The director of Lower Columbia College Head Start said Friday afternoon she was “waiting for a miracle” after spending most of the day in conference calls to Washington, D.C., talking about looming budget cuts.

At press time, 5.3 percent across-the-board cuts in the federal budget were set to occur automatically at midnight EST Friday through automatic budget cuts. The $85 billion in cuts include $398 million to Head Start, a federal program for preschool children from low-income families.

In Washington that would mean nearly $9 million — or at least 1,000 children — being eliminated from Head Start programs, according to the state.

“Many cuts would be immediate,” said Joel Ryan of the Washington State Association of Head Start and ECEAP, and the rest would take place within the next seven months depending on each program’s grant cycle.

“It could definitely impact our local program,” said Sandy Junker of LCC Head Start, which serves 320 children up to age 5. An additional 99 children receive Head Start through Educational Service District 112, according to the state.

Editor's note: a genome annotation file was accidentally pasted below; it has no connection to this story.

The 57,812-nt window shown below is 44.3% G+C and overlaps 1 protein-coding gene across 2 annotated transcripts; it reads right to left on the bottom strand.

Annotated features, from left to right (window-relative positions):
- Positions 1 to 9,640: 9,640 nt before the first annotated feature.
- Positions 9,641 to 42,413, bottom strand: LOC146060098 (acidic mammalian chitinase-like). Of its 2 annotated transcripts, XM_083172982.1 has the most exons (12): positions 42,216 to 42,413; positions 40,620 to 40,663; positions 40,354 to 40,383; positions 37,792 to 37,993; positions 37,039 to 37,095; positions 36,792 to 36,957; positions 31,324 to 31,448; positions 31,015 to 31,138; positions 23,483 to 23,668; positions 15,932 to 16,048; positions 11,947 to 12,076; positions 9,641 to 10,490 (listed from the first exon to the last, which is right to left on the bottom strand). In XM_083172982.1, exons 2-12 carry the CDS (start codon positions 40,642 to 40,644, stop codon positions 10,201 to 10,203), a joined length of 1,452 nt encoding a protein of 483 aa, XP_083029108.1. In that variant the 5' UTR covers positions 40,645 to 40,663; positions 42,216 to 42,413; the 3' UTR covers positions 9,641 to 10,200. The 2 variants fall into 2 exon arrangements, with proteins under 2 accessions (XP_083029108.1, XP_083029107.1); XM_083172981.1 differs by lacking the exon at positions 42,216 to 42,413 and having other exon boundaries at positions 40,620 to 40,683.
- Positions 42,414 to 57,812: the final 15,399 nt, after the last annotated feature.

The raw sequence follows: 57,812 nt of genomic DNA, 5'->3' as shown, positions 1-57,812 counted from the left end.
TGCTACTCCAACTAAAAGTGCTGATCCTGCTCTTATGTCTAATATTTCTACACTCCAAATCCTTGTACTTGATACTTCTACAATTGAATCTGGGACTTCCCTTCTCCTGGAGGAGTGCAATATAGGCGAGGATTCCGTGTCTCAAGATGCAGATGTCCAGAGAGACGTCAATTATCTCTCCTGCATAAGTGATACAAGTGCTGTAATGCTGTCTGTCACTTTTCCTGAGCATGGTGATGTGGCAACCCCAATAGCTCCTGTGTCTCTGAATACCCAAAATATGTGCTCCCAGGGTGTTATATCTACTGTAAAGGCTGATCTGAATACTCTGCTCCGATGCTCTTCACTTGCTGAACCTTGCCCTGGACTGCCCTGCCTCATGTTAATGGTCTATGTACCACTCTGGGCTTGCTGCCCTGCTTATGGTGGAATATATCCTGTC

“And we’re not even meeting the need,” Junker said. “We could easily serve well over 1,000 in Cowlitz County if we had the funding.”

Cowlitz County would lose $170,000, she said.

“And we run a lean program, believe me. We have a large volunteer base within our program that donates $800,000 a year in just in-kind hours, so this kind of reduction is going to definitely impact what we’re doing now.”

The good news is that LCC Head Start’s grant cycle starts July 1, so cuts in the local program would not take effect immediately, she said.

Congress’ next opportunity to fix the budget would be to pass a continuing resolution (CR), Ryan said Friday.

“Our hope is that the across-the-board cuts would be shut off in the CR,” he said. “What I’ve heard is the House Republicans plan on bringing their CR to the floor next week. ... If it isn’t resolved (by March 27), the government shuts down.”

He said he has heard reports that Washingtonians are putting a lot of pressure on their senators and representatives.

“We’re hopeful,” he said. “All I can say is, you sure can get someone’s attention if you cut 5 percent from their budget.”

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